monday song #33: a view from above

lyrics

 

number 33. jesus’s age when he languished on the cross. the age i was when i slipped over the edge. i was well aware of the jesus connection. in fact, i had a crucifixion of my own. but that is for another monday.

the escalation to psychosis took some days, even some weeks. the first clear spark was on the thursday before. friday the ropes were cut and the balloon started to rise, but only on monday did i reach the part of the atmosphere where the air gets thin. it was becoming impossible not to notice i was cracking up, at least from the outside looking in. from the inside the bliss just kept coming in one orgasmic wave after another, bringing surges of emotion and clarity and insight and understanding, some of it tilted, much of it rooted in subtlety and truth.

the true madness lasted three days: monday, tuesday, wednesday. these three days lasted weeks. life and death came within minutes of each other. mounting olympus for my first real view of the world. but as the song describes, at a certain altitude, the truths you uncover are often polluted by simplification, making connections between the unconnected to celebrate the hidden webs behind the visible.

monday i started off high, having the first real feelings of transcendence. that night i openly wept in the lobby of a movie theater, after i thought i had lost my wife forever. tuesday had the humming tunnel vision of a minor acid trip, but this was reality. instead of meeting my wife, i wandered around the berkeley campus, reliving my college years, familiar professors stepping out on cue. my wife nearly lost her mind with worry. and i thought i’d found mine.

when i got home, my wife took me by the hand and drove me to the kaiser psychiatric wing. i thought she was going mad. to set her straight i let her in on a secret: we were the next level of evolution and that greater minds from outer space were headed toward earth for a spiritual communion. this last piece was influenced by a “roswell” billboard on telegraph avenue, advertising the tv show that my friend larry and I had met with weeks earlier on the fox lot, pitching our idea for a sitcom, “room for rent.” small world indeed. small universe.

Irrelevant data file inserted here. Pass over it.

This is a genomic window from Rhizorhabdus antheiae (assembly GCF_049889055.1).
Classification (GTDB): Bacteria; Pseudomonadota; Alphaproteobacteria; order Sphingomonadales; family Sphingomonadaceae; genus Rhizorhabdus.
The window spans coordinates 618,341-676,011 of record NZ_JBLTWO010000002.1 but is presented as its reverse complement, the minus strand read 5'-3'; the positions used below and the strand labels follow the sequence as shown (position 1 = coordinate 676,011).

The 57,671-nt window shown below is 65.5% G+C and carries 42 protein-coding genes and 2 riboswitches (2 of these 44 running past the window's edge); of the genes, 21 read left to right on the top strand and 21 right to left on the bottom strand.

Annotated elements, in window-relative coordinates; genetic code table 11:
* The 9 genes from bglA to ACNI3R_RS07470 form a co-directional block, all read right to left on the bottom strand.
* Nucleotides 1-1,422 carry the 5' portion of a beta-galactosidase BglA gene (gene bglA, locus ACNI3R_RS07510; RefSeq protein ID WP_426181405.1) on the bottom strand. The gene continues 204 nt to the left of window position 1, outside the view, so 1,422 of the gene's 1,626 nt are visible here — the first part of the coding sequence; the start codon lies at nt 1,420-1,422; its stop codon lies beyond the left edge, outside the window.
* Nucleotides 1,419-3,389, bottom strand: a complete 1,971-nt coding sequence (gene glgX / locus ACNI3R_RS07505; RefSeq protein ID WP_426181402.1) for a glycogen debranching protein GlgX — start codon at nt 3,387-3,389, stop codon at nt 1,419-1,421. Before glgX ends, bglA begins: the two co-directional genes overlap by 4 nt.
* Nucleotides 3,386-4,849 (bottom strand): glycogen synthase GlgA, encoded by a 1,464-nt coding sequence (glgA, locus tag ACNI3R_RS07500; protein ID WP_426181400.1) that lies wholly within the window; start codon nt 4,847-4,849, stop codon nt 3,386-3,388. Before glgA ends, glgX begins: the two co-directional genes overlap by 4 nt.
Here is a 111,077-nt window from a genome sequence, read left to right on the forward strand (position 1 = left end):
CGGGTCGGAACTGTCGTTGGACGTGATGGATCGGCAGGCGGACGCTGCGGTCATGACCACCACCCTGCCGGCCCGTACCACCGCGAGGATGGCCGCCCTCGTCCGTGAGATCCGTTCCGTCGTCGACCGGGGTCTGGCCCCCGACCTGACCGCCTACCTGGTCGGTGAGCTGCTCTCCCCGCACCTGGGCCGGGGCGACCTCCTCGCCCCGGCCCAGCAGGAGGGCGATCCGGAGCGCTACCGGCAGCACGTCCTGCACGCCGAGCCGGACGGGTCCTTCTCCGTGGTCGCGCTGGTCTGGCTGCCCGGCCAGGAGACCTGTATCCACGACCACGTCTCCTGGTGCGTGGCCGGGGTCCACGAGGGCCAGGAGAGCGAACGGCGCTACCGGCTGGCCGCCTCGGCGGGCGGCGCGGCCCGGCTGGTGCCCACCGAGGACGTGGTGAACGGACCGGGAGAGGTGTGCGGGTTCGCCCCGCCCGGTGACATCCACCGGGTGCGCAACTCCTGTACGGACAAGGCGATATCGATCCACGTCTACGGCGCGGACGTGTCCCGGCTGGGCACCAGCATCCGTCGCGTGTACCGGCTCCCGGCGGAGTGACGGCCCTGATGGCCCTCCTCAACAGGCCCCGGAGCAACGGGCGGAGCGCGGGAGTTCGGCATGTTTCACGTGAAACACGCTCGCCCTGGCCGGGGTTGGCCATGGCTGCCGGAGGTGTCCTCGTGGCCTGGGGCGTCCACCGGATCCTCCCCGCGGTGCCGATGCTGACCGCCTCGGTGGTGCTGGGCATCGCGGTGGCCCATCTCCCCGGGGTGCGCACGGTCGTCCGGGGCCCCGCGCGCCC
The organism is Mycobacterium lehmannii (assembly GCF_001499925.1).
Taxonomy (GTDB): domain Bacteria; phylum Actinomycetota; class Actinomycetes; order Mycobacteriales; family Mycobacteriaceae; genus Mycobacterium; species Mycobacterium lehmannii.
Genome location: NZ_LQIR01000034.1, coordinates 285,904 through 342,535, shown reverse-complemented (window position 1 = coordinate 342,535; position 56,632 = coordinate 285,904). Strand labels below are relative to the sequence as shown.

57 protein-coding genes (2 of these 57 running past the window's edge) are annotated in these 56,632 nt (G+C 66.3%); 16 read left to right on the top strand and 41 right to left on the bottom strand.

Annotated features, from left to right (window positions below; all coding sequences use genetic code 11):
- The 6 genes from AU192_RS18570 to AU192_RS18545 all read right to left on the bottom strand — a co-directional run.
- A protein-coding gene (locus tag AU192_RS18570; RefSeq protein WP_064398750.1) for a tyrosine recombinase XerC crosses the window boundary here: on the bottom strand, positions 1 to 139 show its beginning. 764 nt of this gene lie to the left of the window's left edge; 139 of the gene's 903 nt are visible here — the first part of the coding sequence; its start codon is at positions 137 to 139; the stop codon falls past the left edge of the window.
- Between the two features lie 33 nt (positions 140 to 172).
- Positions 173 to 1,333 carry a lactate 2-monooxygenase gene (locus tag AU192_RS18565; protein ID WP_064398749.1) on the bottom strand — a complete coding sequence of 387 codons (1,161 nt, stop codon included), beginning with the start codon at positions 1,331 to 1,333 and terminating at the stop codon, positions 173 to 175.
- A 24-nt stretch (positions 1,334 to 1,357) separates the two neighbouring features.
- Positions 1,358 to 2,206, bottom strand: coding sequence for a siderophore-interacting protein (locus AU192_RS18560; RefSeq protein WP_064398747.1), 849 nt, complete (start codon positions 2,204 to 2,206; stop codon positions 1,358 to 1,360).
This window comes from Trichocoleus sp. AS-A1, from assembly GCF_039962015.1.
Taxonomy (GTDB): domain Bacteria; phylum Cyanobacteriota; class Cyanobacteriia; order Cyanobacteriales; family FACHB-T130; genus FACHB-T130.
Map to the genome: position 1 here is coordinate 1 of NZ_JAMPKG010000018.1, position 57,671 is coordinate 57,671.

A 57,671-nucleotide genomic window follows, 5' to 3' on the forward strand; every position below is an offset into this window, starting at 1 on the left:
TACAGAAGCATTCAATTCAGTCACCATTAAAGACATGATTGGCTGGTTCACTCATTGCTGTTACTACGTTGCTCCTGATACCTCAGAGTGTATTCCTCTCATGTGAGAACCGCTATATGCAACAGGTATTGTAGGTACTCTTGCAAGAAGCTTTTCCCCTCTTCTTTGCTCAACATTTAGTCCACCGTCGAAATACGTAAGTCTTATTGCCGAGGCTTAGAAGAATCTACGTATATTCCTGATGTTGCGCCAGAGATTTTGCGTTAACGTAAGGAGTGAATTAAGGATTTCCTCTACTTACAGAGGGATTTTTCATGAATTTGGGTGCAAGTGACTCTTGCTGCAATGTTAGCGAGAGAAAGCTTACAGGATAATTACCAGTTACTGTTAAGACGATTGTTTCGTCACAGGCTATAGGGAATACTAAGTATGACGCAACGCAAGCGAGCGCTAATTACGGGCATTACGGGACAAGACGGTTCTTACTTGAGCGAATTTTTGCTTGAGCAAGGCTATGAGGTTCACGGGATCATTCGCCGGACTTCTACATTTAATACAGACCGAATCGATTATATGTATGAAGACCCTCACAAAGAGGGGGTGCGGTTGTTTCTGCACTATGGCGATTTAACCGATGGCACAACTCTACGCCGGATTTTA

that night, after some failed experiments with boundaries, i was strapped to a table “so i wouldn’t hurt myself,” arms out. the age of Christ. someone had a sense of humor.

after being pumped full of reality, i fell asleep many hours later, on the verge of finally letting go of my self, dying, in order to truly live.

wednesday morning i was crushed. from the highest high, to the lowest low. like a penny thrown from the empire state building, ending up underground, from galileo to the nut house. and when the doctor asked me if i still believed in magic, i lied and said no.

three days is not a lot of time. but it can be a full life, with a death thrown into the bargain. when seen from afar, details fall away, and all that’s left is a sad arc of profundity and shame. joy and delusion. everything and nothing. with the scales tilting toward nothing.

 

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3 Responses

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  • jer on

    Glad to hear your voice again after so long, Andy! It sounds like an amazing and harrowing experience lies behind the veil of this one. I’d love to hear a fuller version of it sometime over a coffee if you’re inclined to share.


  • John on

    Ditto; glad to hear you’re back! This is obviously very personal stuff you’re writing about now. It really is inspiring. If you get a chance one of these weeks, I’d love to know how (or if) the experience of doing all this songwriting on a schedule has changed you or your outlook in any way.


  • Andy on

    That sounds like a great idea, John. How about this week?


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